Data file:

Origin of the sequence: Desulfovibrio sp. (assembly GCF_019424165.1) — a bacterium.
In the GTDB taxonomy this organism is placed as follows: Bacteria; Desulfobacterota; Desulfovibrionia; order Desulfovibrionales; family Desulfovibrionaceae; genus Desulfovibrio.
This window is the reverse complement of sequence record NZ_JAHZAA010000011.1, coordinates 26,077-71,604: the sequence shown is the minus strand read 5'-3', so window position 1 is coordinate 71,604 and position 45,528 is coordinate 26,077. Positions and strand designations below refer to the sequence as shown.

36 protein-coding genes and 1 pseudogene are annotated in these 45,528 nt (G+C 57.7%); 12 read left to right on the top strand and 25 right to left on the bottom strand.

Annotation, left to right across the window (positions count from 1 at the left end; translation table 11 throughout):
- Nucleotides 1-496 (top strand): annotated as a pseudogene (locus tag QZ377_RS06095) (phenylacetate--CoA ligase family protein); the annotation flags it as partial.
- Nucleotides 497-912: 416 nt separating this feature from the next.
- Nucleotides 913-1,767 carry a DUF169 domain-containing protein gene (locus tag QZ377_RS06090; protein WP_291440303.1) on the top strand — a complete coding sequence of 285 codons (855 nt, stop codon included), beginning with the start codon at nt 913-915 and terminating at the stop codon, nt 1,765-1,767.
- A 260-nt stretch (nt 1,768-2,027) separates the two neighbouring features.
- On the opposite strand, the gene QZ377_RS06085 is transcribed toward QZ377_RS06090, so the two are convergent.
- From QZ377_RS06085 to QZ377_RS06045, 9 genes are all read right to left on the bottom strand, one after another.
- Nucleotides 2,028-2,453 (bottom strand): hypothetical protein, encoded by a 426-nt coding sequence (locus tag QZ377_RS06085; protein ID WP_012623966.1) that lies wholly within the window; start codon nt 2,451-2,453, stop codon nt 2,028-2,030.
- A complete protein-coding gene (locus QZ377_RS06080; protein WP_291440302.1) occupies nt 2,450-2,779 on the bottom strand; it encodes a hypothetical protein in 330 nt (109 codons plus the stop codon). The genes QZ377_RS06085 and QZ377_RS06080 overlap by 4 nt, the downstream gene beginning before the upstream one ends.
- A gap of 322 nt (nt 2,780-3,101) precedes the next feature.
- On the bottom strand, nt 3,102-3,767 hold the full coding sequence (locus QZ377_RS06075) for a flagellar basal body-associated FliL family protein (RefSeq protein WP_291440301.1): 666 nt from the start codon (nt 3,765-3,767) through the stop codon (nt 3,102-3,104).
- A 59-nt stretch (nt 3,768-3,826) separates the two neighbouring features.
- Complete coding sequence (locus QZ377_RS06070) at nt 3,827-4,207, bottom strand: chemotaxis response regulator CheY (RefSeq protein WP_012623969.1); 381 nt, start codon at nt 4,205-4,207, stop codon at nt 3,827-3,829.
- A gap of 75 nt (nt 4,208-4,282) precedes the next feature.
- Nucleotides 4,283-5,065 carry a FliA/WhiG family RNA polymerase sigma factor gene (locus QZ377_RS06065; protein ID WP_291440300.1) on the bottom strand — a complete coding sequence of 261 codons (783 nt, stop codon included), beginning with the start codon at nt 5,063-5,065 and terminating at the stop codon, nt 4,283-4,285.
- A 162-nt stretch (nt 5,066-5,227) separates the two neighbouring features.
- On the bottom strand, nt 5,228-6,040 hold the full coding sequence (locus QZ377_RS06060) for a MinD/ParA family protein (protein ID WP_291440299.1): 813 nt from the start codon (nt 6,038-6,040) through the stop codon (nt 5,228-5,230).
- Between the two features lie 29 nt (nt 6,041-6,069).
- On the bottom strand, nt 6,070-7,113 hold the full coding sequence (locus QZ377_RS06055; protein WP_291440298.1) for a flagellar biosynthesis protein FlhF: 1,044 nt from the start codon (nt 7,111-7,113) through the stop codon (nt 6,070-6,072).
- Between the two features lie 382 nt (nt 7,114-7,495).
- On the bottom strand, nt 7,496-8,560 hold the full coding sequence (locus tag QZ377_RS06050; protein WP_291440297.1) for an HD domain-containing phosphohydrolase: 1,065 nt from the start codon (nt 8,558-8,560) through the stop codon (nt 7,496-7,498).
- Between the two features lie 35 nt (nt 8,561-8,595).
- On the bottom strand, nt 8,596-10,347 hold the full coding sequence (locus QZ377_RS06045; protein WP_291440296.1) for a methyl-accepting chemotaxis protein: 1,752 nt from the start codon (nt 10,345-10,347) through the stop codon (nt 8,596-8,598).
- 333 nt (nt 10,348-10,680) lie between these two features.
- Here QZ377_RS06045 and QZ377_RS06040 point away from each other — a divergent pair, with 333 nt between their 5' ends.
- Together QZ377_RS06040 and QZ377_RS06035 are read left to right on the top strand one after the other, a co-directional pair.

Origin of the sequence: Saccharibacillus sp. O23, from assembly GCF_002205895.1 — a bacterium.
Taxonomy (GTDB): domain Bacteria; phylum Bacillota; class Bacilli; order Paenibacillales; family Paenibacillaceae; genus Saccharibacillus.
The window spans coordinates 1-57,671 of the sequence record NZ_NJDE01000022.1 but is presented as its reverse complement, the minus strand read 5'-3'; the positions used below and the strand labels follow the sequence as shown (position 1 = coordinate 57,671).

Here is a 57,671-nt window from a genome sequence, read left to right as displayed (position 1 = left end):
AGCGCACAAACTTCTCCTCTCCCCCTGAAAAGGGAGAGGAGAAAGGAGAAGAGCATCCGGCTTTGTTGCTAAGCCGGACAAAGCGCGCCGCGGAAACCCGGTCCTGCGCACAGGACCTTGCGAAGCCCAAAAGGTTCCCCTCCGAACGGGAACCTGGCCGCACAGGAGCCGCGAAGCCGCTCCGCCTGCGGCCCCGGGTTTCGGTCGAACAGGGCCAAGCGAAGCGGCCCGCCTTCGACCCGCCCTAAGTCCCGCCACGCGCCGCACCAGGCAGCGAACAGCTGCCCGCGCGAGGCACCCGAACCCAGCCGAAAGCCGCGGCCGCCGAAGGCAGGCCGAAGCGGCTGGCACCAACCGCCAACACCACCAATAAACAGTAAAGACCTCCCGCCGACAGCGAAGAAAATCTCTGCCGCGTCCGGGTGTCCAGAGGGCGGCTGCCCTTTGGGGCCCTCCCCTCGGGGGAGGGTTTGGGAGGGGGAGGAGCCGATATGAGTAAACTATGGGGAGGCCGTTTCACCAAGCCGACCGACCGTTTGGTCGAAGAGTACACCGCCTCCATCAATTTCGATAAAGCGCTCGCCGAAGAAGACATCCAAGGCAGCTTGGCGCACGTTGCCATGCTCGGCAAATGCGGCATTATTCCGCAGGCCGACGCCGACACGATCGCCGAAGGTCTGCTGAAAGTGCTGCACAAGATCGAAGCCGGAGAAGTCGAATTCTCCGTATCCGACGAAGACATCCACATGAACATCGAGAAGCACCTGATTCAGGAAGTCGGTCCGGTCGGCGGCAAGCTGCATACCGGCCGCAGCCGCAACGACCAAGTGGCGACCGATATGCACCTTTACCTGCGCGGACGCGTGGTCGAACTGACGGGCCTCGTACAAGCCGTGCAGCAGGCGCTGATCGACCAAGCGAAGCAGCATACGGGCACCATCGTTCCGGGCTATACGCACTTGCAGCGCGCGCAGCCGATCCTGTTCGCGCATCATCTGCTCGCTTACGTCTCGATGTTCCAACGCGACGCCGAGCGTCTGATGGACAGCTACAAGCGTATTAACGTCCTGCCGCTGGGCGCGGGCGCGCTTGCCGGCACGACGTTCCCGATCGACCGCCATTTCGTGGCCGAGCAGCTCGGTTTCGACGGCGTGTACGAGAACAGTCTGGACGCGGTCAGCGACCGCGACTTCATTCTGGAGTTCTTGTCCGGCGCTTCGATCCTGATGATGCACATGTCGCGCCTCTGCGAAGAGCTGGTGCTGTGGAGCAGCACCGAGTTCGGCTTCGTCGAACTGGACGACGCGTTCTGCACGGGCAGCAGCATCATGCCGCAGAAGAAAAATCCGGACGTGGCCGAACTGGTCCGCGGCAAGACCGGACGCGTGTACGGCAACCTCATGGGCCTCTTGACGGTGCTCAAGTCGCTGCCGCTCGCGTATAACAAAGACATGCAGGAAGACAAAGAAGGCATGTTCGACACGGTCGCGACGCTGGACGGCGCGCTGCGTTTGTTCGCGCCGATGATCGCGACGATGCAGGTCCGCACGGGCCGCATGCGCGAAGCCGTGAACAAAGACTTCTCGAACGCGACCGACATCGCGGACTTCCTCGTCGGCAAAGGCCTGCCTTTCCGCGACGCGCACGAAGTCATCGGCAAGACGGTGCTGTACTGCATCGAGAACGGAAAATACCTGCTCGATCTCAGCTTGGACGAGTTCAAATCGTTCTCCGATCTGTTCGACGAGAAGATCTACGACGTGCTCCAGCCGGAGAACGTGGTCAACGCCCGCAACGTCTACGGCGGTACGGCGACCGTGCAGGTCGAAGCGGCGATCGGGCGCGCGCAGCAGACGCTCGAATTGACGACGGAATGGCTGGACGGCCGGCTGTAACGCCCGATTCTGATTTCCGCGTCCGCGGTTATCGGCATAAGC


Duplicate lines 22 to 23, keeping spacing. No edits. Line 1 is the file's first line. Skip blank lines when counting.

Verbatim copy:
- Between the two features lie 29 nt (nt 6,041-6,069).
- On the bottom strand, nt 6,070-7,113 hold the full coding sequence (locus QZ377_RS06055; protein WP_291440298.1) for a flagellar biosynthesis protein FlhF: 1,044 nt from the start codon (nt 7,111-7,113) through the stop codon (nt 6,070-6,072).